Revolution in the Bedroom

skinny bSkinny B is a DJ and producer, specialising in the creation of lo-fi hip-hop and skewed electronica. When he’s not in the studio, or spinning tunes at The Rafters and Drakes, he’s scouring the internet for music for his monthly podcast, Scratch the Surface. I joined him in his studio, Da Bomb Factory, to talk about those musical children of the digital revolution, the bedroom producers.

K – So what do you think the difference is between a professional producer and a bedroom producer? Do you think there’s any difference in the quality of the music, or is it purely a difference in the quality of the sound and the kind of noises you have available?

S – From what I’ve heard of other people’s stuff, there’s no difference, really. I mean, you listen to, who’s got untold equipment and money, and his stuff sounds shit. Then you listen to some guy sitting in his bedroom making hip-hop beats with just a sampler and a tape deck and it gets your head nodding.

K –On the radio everything has very professional studio sheen. Do you think people have become accustomed to hearing music with that level of production?

S – Yeah, it’s what the public is accustomed too, and fair enough, if that’s what you want out of music. But if you want to dig a little deeper there’s a lot more interesting stuff out there.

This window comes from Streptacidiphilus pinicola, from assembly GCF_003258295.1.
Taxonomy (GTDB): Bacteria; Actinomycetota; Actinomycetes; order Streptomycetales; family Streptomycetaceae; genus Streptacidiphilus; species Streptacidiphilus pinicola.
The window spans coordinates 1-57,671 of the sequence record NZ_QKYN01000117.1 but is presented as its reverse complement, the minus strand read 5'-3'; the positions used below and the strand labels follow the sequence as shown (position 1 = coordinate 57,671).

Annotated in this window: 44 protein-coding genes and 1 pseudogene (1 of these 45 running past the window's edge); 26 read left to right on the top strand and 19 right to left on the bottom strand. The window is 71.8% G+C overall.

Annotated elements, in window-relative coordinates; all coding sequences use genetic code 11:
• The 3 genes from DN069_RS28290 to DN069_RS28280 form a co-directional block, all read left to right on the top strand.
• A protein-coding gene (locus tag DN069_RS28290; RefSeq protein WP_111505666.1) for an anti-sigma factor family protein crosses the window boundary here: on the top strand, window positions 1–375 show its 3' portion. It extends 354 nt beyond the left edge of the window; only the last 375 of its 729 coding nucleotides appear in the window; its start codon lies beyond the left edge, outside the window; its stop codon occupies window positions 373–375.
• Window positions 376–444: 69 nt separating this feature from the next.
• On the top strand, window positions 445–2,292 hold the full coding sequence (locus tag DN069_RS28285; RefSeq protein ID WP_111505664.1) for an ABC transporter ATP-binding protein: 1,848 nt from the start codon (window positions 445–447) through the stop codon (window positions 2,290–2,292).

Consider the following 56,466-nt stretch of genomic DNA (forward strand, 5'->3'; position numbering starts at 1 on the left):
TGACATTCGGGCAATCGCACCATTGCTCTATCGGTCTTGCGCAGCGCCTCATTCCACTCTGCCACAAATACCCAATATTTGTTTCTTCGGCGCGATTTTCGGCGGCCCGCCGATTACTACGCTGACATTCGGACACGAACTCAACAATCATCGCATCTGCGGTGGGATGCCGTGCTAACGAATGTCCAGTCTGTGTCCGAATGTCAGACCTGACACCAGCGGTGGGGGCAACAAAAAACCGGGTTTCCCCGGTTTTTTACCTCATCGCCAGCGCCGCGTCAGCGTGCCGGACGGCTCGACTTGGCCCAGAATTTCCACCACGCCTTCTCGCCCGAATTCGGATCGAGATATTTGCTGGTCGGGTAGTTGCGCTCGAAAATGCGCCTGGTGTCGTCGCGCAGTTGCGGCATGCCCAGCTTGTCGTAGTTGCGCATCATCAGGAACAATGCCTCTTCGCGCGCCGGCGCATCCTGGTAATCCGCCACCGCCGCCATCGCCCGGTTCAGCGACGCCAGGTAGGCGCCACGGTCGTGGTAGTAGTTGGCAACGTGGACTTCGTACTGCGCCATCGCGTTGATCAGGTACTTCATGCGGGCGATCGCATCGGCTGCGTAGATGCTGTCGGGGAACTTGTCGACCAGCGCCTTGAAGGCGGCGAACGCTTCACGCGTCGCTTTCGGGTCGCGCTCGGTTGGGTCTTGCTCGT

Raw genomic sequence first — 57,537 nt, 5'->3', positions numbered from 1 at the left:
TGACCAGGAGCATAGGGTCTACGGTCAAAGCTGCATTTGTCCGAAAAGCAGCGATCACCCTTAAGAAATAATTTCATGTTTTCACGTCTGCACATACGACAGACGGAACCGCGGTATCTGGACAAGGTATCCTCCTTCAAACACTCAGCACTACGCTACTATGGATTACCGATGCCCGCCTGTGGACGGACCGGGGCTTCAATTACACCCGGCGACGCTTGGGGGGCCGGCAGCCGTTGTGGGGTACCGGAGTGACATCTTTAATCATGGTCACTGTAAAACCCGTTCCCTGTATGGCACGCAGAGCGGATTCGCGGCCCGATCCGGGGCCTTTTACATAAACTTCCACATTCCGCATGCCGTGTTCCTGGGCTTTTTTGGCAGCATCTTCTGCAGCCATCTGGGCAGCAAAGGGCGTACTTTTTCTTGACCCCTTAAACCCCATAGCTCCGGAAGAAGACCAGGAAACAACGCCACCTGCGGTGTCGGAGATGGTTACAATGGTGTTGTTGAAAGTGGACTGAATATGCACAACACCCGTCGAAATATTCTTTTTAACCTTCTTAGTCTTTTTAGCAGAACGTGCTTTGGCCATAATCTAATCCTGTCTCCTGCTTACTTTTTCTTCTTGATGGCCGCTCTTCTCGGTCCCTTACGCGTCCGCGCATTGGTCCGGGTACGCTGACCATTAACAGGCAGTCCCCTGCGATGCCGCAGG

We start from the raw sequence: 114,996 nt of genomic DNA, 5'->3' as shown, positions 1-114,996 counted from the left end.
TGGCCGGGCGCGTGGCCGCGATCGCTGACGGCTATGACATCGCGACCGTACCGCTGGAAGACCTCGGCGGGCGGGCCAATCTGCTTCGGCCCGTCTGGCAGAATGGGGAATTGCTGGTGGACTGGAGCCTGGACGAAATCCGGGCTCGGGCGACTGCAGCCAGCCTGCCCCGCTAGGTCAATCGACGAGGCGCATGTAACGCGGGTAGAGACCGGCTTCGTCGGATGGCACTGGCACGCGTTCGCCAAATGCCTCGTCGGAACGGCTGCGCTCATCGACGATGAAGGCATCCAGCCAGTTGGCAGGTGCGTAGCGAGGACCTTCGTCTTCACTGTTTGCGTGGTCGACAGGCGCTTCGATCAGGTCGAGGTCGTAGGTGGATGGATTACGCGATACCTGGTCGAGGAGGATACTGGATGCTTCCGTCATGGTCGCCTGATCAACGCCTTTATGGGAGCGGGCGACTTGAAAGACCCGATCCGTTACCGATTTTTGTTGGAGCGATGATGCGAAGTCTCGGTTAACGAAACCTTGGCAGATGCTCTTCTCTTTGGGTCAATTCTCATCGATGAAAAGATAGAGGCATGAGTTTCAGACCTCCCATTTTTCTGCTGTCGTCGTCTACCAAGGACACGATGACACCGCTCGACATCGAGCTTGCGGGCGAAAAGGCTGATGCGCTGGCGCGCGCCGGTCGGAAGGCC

K – Which brings us very nicely to your podcast. What’s the idea behind it?

S –Well, I started hunting for other people out there doing the same thing as me, and I found so much good music out there that people just aren’t hearing. Anyone can make an album and put it up on the internet, and it’s hard to tell what’s good and what’s not without searching and digging for hours and hours. So I thought, “if I do some digging and put what I’d found into a nice thirty minute snippet, then maybe people will go check it out.” Obviously it’s done according to my own personal taste, but I’ve got quiet an eclectic taste so hopefully people will like what they hear.

K – And what interests you about these artists?

S – People can actually be their true selves when they’re putting out music on the internet. They don’t have to get a hair cut, or put on make up or have a boob job. These are people with day jobs, and they’re not doing it for anything other than the fact there’s something in them that makes them do it. There’s something inside that won’t let you sit down and do nothing, you’ve got to create. Those are the people that should be getting airplay but they’re not.

K –And all the all the artists on your podcast release their music for free, right?

S – It’s all free downloads, yeah. When I’m searching the internet I refuse to pay for shit. I’m not saying I support file sharing in any way, I don’t like stealing. But if someone’s put something up for free, I’m fully up for listening to it. If someone’s put something up for a price, there’s something in my mind that just goes, “Ah, fuck you.” I don’t put my stuff up for a price. When you’re small, you just want people to hear it. It’s that thing that we’ve always said, “Just listen and appreciate what I’ve done.”

K – That’s all any bedroom producer wants isn’t it? For someone to actually listen to it.

S – Yeah, listen to it, and give an honest opinion on it. Whether they think it’s good or not, at least they’ve listened properly.

Listen to Scratch the Surface here:

Skinny B’s own music can be downloaded for free here: